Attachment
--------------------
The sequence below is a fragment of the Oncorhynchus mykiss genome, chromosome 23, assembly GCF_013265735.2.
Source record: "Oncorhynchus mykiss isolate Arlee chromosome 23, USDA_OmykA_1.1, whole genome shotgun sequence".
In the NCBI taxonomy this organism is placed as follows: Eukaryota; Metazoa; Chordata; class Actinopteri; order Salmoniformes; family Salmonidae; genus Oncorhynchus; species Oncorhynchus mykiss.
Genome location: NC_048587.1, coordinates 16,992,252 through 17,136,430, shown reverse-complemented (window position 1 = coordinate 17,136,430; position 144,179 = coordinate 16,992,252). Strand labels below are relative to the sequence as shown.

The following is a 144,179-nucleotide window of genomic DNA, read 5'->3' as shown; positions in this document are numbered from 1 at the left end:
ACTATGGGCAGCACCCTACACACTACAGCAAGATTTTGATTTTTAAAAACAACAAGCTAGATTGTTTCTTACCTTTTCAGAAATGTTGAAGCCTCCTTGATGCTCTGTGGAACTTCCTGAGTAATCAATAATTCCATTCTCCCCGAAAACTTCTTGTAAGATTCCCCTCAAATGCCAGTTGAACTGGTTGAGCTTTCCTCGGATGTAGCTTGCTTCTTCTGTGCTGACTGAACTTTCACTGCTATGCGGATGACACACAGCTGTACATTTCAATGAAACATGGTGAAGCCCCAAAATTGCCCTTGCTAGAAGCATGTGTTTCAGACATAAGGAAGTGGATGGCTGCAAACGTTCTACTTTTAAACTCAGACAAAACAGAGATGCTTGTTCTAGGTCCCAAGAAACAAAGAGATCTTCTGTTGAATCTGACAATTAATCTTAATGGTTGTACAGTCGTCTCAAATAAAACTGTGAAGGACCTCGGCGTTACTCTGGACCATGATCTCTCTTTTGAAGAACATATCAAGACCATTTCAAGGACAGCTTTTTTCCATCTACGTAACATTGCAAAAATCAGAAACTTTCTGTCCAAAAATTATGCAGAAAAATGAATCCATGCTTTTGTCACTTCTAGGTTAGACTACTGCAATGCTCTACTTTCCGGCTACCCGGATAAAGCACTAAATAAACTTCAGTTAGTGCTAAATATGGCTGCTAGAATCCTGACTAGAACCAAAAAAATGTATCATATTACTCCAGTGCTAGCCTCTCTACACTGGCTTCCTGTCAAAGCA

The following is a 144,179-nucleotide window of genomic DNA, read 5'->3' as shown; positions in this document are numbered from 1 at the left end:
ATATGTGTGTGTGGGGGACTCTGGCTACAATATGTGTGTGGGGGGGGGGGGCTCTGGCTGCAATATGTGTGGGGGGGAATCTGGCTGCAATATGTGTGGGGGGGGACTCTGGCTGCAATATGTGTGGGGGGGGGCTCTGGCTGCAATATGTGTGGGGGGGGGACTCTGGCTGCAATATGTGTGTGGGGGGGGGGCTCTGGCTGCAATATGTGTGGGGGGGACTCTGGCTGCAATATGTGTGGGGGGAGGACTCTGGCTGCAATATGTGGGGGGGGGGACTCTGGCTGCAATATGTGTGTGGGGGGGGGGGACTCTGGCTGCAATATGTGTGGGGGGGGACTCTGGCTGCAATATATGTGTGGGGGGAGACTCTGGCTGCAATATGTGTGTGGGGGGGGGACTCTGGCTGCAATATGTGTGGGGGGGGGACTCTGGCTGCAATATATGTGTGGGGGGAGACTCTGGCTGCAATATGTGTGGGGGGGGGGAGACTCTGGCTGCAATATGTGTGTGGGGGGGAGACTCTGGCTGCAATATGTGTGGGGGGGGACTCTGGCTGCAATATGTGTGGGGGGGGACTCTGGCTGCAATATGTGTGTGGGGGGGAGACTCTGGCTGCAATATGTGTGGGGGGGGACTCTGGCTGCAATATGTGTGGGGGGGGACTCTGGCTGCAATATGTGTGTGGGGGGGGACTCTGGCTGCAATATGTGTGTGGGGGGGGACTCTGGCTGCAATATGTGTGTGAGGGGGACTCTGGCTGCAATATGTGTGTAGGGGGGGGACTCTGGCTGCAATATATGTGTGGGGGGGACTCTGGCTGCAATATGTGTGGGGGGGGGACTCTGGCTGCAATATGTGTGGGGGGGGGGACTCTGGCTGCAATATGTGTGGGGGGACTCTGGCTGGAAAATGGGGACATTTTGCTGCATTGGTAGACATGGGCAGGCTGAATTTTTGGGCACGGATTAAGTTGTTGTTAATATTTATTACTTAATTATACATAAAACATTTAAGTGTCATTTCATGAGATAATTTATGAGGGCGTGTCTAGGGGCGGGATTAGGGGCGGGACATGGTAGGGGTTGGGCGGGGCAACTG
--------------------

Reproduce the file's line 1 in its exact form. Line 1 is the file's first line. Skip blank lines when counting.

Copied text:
The sequence below is a fragment of the Oncorhynchus mykiss genome, chromosome 23, assembly GCF_013265735.2.